“At ten years of age I was the unconscious mistress of a heavy stone farm-house and extensive lands in the interior of Pennsylvania, with railroad-bonds and bank-stock enough to secure me a moderate independence. I shall never, never forget the loneliness of that old house the day my mother was carried out of it and laid down by her husband in the churchyard behind the village. The most intense suffering of life often comes in childhood. My mother was dead; I could almost feel her last cold kisses on my lip as I sat down in that desolate parlor, waiting for the guardian who was expected to take me from my dear old home to his. The window opened into a field of white clover, where some cows and lambs were pasturing drowsily, as I had seen them a hundred times; but now their very tranquility grieved me. It seemed strange that they would stand there so content, with the white clover dropping from their mouths, and I going away forever. My mother’s canary-bird, which hung in the window, began to sing joyously over my head, as if no funeral had passed from that room, leaving its shadows behind, and, more grievous still, as if it did not care that I might never sit and listen to it again.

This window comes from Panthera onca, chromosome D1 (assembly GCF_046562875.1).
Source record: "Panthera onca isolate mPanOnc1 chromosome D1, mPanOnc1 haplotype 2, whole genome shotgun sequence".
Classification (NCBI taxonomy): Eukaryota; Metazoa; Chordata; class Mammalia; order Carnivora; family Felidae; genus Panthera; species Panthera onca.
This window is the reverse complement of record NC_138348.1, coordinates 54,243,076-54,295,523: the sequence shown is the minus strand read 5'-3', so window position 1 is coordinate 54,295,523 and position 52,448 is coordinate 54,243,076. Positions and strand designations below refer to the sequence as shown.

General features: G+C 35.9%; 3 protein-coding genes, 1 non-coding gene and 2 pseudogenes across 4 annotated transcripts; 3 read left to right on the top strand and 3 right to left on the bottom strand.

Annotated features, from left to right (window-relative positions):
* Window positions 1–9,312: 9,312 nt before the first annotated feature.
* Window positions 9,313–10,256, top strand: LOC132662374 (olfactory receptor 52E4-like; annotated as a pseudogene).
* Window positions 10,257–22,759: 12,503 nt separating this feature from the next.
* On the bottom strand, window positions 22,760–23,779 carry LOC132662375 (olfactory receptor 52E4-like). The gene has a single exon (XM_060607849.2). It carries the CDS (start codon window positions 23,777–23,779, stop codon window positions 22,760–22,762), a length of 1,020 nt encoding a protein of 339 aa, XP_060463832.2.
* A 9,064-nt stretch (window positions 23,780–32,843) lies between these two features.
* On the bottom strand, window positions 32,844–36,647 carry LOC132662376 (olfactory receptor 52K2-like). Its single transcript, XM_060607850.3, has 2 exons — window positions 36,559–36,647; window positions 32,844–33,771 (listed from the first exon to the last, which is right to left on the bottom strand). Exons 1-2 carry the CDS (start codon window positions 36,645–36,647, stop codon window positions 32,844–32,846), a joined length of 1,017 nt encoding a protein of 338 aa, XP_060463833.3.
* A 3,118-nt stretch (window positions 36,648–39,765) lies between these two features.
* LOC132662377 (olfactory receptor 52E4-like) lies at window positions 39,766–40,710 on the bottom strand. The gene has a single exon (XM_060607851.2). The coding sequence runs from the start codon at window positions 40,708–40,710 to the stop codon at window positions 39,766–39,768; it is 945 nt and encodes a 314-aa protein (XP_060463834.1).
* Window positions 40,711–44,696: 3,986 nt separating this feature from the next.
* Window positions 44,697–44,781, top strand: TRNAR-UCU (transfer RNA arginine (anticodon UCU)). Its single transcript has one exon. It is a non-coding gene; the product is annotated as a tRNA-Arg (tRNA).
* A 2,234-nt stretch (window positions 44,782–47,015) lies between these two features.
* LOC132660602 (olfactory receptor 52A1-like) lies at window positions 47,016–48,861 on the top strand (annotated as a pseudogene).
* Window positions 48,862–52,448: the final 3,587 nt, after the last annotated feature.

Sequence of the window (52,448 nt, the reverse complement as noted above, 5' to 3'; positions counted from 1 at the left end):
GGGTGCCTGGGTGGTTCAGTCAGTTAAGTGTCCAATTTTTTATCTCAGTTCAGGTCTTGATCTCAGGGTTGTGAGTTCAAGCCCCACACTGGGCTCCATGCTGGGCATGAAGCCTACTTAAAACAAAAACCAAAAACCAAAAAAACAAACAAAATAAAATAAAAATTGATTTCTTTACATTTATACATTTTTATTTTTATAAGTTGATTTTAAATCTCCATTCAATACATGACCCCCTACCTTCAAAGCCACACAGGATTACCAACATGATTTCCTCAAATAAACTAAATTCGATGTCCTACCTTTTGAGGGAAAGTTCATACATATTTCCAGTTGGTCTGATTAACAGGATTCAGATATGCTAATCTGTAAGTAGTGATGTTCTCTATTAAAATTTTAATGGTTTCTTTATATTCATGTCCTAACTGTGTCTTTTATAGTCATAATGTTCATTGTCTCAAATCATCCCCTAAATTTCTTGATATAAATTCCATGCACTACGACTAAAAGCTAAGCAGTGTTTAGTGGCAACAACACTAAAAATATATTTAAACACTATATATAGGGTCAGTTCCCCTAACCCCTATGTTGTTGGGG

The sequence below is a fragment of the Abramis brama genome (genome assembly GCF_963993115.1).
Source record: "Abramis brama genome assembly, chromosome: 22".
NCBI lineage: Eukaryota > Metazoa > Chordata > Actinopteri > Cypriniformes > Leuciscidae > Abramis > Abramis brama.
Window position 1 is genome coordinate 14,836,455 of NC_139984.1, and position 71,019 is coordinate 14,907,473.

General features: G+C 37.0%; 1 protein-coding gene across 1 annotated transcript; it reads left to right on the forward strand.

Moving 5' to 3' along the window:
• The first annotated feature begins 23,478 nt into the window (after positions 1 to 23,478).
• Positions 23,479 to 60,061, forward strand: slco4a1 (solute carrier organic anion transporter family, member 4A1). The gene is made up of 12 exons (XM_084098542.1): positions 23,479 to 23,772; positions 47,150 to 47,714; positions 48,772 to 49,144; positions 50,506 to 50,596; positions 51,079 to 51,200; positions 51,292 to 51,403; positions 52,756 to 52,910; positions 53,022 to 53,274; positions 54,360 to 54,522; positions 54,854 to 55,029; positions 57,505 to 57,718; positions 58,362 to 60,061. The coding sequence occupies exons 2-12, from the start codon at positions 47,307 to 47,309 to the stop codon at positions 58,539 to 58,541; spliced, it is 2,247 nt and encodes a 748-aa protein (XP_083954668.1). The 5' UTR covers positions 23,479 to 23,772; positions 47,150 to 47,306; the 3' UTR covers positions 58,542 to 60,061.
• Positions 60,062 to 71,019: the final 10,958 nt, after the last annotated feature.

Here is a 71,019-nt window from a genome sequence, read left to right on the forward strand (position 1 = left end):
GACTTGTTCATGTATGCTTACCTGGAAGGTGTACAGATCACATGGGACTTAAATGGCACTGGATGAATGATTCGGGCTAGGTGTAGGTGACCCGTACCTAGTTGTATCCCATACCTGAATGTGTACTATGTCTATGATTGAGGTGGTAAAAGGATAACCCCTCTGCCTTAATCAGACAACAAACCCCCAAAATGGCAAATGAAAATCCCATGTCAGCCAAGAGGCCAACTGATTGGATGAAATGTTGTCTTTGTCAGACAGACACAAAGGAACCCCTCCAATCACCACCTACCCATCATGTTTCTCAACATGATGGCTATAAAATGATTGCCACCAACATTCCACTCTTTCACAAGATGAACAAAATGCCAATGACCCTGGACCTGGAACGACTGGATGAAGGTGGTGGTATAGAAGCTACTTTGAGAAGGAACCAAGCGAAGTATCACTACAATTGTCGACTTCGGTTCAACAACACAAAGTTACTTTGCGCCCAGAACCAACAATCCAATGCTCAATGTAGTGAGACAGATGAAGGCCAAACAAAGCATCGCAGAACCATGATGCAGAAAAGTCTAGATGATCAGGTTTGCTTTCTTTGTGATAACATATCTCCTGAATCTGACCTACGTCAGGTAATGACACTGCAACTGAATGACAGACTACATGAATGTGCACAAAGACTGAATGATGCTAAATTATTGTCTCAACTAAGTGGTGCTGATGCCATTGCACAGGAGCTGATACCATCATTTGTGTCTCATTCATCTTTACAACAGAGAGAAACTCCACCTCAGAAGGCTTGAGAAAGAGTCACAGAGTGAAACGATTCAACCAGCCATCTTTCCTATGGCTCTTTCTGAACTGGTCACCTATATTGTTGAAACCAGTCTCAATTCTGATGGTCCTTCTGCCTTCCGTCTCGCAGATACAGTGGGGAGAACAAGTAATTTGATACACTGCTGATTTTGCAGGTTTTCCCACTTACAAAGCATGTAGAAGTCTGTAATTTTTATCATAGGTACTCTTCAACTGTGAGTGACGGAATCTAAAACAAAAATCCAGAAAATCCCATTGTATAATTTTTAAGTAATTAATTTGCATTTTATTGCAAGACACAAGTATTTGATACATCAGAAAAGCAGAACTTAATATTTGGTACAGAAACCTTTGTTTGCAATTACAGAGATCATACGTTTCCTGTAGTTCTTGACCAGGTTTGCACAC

One of the neighbors had kindly volunteered to take charge of the gloomy old house till my guardian came, but her presence disturbed me more than funereal stillness would have done. I had a family of dolls upstairs, and any amount of tiny household furniture, which I would have given the world to take with me; but this thrifty neighbor protested against it. She said that I was almost a young lady and must forget such childish things, now that I was going into the world to be properly educated.
To a shy, sensitive child, this was enough. So, with a double sense of bereavement, I saw my pretty dolls and delicate toys swept into a basket and carried off to the woman’s house, between two stout Irish girls, who seemed to be taking my heart off with them.”